watching her grow old will be quite a spectacle

[from "Touch of the Poet," by Margo Jefferson, Newsweek, December 29, 1975]

Now I am going in for debauch. Why? I want to be a poet, and I am working to make myself a visionary . . .
Arthur Rimbaud

Patti Smith is being hailed as the Rimbaud of rock. The 28-year-old performer and songwriter in fact considers herself Rimbaud's disciple, and her first album is something the debauched poet would understand. Horses is a crazy quilt of hard-rock rhythms and maniacal song-poems about sexual assault in a high school hallway, about the hallucinations that surround a father's death and a sister's birth, about a beach "where women love other women" and the premature deaths of rock stars Jimi Hendrix and Jim Morrison. Exhaustingly intense and often pretentious, the album has moved Patti Smith from cult status as a tough, flashy figure in a New York circle that included William Burroughs, avant-garde playwright Sam Shepard and various minions of Andy Warhol to national attention as a leading contender for the title of rock's new poet laureate.

The waiflike Smith, who wears jeans and T shirts and a beatnik-delinquent insolence, understands that rock thrives on fantasies and raw emotions, exposed and flaunted. "I desperately wanted a god, but I wasn't ever satisfied, so art replaced it, and rock 'n' roll," she says earnestly. "Kids are so hungry -- I'm trying to put new thinking in people's minds."

Patti Smith grew up mostly in Pitman, N.J. -- in a part of the state filled with "factories, pig farms and swamps." Early on, she developed a passion for rock music and religion. She dates her musical awakening from the time that she first heard Little Richard -- "I felt I'd been shocked by lightning" -- and until the age of 12 she was a member of the Jehovah's witnesses. In high school, she hung out with black students who danced to the music of James Brown and the Marvelettes and listened to John Coltrane and Nina Simone. "We were really into jazz and poetry and developing our cool and our walk. It was the best education I ever had."

Self-Image: She wanted to be an artist. "I quit the Jehovah's witnesses," she says, "because they said the Museum of Modern Art wasn't going to be around after Armageddon." So, after dropping out of teachers' college and doing factory work, she headed for New York in 1967. There she met art students, began writing poetry and devised a self-image made up of an odd assortment of her favorite personalities: the Rolling Stones, Bob Dylan, Jeanne Moreau, Jean Genet, the Marvelettes and Oscar Brown Jr. She linked up with Sam Shepard -- "I used to yell poetry at him and he'd bang his drums" -- and began appearing in little clubs, reciting her impassioned verse to artists, poets and musicians. In 1974, she formed a band and began writing songs that took up where her recitations left off. Then this year she signed with Arista Records. Horses and a four-and-a-half-month national tour were the result.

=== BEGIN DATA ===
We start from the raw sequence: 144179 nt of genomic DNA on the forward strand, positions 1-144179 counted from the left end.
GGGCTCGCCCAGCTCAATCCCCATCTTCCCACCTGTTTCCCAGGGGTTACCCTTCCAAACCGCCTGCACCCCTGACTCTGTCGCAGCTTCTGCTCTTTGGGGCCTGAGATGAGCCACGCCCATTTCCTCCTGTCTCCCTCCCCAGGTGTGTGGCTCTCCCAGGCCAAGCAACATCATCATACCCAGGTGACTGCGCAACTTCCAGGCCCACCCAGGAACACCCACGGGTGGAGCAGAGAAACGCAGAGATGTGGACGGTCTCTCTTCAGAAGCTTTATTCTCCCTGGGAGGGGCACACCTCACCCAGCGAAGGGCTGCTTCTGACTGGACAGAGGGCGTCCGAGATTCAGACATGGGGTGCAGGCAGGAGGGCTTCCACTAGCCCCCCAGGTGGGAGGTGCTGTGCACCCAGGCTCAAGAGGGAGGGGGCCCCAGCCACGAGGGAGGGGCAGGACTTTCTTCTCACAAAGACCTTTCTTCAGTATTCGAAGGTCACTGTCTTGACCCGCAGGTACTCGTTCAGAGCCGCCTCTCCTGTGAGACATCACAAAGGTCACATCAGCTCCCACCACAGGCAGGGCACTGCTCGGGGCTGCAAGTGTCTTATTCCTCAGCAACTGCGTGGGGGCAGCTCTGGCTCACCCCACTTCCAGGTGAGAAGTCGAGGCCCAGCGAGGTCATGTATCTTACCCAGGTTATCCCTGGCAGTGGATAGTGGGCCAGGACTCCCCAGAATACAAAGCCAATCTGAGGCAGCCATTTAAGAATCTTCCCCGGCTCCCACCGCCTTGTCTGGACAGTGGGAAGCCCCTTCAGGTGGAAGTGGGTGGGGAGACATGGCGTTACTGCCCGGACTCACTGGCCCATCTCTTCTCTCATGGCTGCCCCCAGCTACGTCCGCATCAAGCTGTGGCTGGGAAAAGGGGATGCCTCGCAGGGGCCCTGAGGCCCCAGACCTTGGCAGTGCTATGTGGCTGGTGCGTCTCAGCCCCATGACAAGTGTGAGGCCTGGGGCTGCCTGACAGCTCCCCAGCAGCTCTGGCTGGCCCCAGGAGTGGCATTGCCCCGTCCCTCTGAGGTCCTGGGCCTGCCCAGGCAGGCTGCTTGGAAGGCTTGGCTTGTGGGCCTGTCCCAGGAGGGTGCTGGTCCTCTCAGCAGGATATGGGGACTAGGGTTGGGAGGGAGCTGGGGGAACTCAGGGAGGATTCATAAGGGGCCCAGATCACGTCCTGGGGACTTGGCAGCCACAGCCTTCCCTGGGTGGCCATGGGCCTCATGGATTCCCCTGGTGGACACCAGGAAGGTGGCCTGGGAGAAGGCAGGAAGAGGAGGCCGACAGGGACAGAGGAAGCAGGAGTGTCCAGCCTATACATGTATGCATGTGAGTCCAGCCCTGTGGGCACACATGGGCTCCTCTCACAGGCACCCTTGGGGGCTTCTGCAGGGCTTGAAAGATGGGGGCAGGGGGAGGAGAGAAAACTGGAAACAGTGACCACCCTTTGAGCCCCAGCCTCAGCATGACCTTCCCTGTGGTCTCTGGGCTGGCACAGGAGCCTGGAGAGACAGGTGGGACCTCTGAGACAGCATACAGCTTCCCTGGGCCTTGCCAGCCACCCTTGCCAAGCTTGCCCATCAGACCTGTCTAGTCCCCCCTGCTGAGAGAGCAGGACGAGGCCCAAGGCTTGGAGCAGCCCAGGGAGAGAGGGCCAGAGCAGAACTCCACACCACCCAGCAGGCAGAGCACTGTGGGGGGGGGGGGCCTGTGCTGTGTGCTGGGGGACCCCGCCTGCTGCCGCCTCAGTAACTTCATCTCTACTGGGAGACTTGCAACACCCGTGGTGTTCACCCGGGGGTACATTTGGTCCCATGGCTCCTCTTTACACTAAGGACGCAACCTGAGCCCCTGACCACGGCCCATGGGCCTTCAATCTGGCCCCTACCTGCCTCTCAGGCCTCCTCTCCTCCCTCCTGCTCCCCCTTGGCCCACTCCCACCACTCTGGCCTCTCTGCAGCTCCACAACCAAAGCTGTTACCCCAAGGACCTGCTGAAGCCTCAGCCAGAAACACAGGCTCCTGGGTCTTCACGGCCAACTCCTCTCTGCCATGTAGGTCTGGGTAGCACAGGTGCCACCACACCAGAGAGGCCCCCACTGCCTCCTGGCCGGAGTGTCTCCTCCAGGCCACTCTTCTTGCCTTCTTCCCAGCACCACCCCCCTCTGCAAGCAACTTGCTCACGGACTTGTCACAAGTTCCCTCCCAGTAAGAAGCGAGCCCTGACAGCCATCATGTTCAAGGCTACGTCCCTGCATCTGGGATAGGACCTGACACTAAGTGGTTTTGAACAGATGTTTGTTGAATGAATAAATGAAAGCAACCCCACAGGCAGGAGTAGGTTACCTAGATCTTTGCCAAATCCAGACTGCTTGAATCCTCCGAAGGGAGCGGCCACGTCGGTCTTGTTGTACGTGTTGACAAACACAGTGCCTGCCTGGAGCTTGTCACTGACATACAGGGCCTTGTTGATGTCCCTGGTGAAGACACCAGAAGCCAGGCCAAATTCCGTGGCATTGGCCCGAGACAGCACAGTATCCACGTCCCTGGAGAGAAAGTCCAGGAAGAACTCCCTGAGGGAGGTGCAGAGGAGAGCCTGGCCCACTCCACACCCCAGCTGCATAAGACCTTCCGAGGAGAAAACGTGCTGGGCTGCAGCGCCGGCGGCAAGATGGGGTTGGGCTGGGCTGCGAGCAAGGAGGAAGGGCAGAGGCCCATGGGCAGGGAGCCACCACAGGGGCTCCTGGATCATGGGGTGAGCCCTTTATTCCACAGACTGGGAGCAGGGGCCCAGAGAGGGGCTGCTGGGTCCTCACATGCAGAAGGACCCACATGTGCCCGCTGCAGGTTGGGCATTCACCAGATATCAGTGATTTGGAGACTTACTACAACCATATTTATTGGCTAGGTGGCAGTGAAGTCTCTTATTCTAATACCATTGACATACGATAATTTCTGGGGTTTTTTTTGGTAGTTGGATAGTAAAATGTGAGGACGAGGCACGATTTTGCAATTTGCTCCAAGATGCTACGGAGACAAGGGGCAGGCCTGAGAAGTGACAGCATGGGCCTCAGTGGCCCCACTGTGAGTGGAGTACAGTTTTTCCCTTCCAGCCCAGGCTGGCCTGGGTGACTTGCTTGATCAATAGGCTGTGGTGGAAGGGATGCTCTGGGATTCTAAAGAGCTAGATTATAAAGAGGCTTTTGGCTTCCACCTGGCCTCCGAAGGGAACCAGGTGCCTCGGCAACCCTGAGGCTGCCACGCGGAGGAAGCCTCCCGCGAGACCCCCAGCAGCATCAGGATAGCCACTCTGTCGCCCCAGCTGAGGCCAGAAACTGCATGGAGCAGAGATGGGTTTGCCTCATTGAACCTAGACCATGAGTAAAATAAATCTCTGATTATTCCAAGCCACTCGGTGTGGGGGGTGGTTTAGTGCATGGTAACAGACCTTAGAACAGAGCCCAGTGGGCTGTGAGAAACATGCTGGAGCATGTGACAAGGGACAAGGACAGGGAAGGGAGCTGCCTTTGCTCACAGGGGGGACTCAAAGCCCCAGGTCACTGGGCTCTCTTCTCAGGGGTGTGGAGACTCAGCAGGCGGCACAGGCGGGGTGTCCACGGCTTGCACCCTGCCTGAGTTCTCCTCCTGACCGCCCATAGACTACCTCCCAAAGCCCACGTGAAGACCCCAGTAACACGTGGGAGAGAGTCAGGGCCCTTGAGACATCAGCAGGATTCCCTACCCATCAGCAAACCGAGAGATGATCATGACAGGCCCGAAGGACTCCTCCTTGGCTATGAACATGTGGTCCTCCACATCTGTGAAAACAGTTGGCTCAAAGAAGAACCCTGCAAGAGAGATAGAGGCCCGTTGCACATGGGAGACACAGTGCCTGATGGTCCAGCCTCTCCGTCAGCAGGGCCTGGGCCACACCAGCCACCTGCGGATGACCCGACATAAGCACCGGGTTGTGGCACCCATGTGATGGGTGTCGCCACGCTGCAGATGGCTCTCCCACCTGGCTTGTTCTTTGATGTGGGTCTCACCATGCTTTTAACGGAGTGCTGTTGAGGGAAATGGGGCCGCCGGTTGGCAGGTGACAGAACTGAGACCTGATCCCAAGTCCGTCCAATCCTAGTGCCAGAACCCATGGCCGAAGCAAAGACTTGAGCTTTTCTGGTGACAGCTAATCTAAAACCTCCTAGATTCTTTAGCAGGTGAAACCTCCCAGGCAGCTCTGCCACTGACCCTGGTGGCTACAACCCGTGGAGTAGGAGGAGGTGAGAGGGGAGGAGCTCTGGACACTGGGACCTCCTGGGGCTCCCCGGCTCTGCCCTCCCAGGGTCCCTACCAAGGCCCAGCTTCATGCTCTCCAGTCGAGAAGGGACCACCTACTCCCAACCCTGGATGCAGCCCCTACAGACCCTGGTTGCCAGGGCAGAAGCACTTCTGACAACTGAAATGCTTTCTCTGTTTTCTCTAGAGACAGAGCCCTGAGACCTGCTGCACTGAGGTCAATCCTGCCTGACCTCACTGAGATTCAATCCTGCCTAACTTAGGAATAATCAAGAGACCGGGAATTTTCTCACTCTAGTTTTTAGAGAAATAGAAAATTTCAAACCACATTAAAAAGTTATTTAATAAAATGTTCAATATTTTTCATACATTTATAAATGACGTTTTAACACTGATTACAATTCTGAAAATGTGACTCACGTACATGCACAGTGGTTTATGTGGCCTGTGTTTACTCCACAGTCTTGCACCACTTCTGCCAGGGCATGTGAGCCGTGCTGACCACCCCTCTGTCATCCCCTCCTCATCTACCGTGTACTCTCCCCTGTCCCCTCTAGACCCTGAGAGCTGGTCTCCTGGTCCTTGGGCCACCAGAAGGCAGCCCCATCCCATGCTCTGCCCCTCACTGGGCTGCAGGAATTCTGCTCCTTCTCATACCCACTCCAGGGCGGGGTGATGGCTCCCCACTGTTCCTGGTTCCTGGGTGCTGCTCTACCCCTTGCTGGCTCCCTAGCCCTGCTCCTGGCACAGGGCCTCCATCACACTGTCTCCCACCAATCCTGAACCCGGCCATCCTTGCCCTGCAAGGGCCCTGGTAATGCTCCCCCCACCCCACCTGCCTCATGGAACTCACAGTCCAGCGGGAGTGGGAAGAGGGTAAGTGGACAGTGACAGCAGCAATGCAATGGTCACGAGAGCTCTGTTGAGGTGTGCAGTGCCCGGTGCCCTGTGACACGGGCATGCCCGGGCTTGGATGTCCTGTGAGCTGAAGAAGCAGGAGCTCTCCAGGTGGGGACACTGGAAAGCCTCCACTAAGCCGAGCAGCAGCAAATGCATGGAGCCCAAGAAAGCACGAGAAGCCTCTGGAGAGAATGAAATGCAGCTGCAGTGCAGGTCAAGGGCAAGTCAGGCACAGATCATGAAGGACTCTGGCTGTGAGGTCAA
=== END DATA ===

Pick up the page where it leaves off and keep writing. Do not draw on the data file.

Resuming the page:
Last week Patti Smith opened that tour at the Bijou Cafe in Philadelphia. Punching the air like a boxer, striking mock-Napoleonic poses, chanting and belting out songs, she was in complete control of the swagger-strut-and-sneer brand of rock. Piaf's little sparrow occasionally peeped through, as did a suggestion of Judy Garland's strutting, sentimental trouper. But Jagger and Dylan are her most obvious influences. "People tend to romanticize the fact that I love all these male performers," says Smith, and the most interesting part of her act is her struggle to master all her influences and balance them with her own personality. Fortunately, she is not wedded to any of them: "I got a lot of plans for when I grow up," she says. They range from becoming like Julie London -- "mink and hi-fi" -- to a jazz singer's urge to "synthesize language with a saxophone." Patti believes "that's how you grow old gracefully -- you go from one thing to another." Watching Patti Smith grow old will be quite a spectacle.

Copyright © Margo Jefferson 1975

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